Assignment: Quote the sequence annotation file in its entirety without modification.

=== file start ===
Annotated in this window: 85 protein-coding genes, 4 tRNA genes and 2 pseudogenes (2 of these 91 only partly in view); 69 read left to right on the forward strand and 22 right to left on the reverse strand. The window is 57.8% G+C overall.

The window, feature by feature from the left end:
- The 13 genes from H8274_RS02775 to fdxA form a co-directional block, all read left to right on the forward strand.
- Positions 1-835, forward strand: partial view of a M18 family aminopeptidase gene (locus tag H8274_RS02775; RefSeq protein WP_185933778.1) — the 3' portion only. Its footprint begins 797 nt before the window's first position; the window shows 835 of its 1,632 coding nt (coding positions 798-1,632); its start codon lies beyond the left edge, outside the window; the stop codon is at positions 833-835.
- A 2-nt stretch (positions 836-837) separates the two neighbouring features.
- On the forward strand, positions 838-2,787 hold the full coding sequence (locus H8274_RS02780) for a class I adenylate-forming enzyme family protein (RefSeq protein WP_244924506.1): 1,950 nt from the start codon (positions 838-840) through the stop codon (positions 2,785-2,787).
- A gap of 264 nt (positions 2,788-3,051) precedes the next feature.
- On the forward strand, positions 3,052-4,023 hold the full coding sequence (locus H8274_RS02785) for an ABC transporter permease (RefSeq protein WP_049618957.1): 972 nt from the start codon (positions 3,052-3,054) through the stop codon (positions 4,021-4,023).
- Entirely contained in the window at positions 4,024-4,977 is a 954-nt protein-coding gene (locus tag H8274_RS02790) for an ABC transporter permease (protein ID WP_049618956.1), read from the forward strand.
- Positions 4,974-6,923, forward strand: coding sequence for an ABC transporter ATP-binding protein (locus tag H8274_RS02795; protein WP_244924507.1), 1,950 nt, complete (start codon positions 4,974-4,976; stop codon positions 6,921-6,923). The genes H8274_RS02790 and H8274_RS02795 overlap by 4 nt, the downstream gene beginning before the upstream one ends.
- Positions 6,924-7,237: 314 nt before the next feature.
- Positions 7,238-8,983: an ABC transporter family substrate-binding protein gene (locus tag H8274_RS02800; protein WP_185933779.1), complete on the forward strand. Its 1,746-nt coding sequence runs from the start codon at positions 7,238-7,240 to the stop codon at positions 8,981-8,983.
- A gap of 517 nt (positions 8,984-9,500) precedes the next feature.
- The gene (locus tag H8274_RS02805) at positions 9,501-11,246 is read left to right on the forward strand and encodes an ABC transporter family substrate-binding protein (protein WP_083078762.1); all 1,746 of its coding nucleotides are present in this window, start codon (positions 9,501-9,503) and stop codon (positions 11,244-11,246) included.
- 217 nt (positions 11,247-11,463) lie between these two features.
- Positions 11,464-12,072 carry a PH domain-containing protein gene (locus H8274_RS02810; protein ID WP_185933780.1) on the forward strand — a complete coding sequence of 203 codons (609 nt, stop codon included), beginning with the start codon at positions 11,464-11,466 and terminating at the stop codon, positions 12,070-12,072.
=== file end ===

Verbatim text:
Annotated in this window: 85 protein-coding genes, 4 tRNA genes and 2 pseudogenes (2 of these 91 only partly in view); 69 read left to right on the forward strand and 22 right to left on the reverse strand. The window is 57.8% G+C overall.

The window, feature by feature from the left end:
- The 13 genes from H8274_RS02775 to fdxA form a co-directional block, all read left to right on the forward strand.
- Positions 1-835, forward strand: partial view of a M18 family aminopeptidase gene (locus tag H8274_RS02775; RefSeq protein WP_185933778.1) — the 3' portion only. Its footprint begins 797 nt before the window's first position; the window shows 835 of its 1,632 coding nt (coding positions 798-1,632); its start codon lies beyond the left edge, outside the window; the stop codon is at positions 833-835.
- A 2-nt stretch (positions 836-837) separates the two neighbouring features.
- On the forward strand, positions 838-2,787 hold the full coding sequence (locus H8274_RS02780) for a class I adenylate-forming enzyme family protein (RefSeq protein WP_244924506.1): 1,950 nt from the start codon (positions 838-840) through the stop codon (positions 2,785-2,787).
- A gap of 264 nt (positions 2,788-3,051) precedes the next feature.
- On the forward strand, positions 3,052-4,023 hold the full coding sequence (locus H8274_RS02785) for an ABC transporter permease (RefSeq protein WP_049618957.1): 972 nt from the start codon (positions 3,052-3,054) through the stop codon (positions 4,021-4,023).
- Entirely contained in the window at positions 4,024-4,977 is a 954-nt protein-coding gene (locus tag H8274_RS02790) for an ABC transporter permease (protein ID WP_049618956.1), read from the forward strand.
- Positions 4,974-6,923, forward strand: coding sequence for an ABC transporter ATP-binding protein (locus tag H8274_RS02795; protein WP_244924507.1), 1,950 nt, complete (start codon positions 4,974-4,976; stop codon positions 6,921-6,923). The genes H8274_RS02790 and H8274_RS02795 overlap by 4 nt, the downstream gene beginning before the upstream one ends.
- Positions 6,924-7,237: 314 nt before the next feature.
- Positions 7,238-8,983: an ABC transporter family substrate-binding protein gene (locus tag H8274_RS02800; protein WP_185933779.1), complete on the forward strand. Its 1,746-nt coding sequence runs from the start codon at positions 7,238-7,240 to the stop codon at positions 8,981-8,983.
- A gap of 517 nt (positions 8,984-9,500) precedes the next feature.
- The gene (locus tag H8274_RS02805) at positions 9,501-11,246 is read left to right on the forward strand and encodes an ABC transporter family substrate-binding protein (protein WP_083078762.1); all 1,746 of its coding nucleotides are present in this window, start codon (positions 9,501-9,503) and stop codon (positions 11,244-11,246) included.
- 217 nt (positions 11,247-11,463) lie between these two features.
- Positions 11,464-12,072 carry a PH domain-containing protein gene (locus H8274_RS02810; protein ID WP_185933780.1) on the forward strand — a complete coding sequence of 203 codons (609 nt, stop codon included), beginning with the start codon at positions 11,464-11,466 and terminating at the stop codon, positions 12,070-12,072.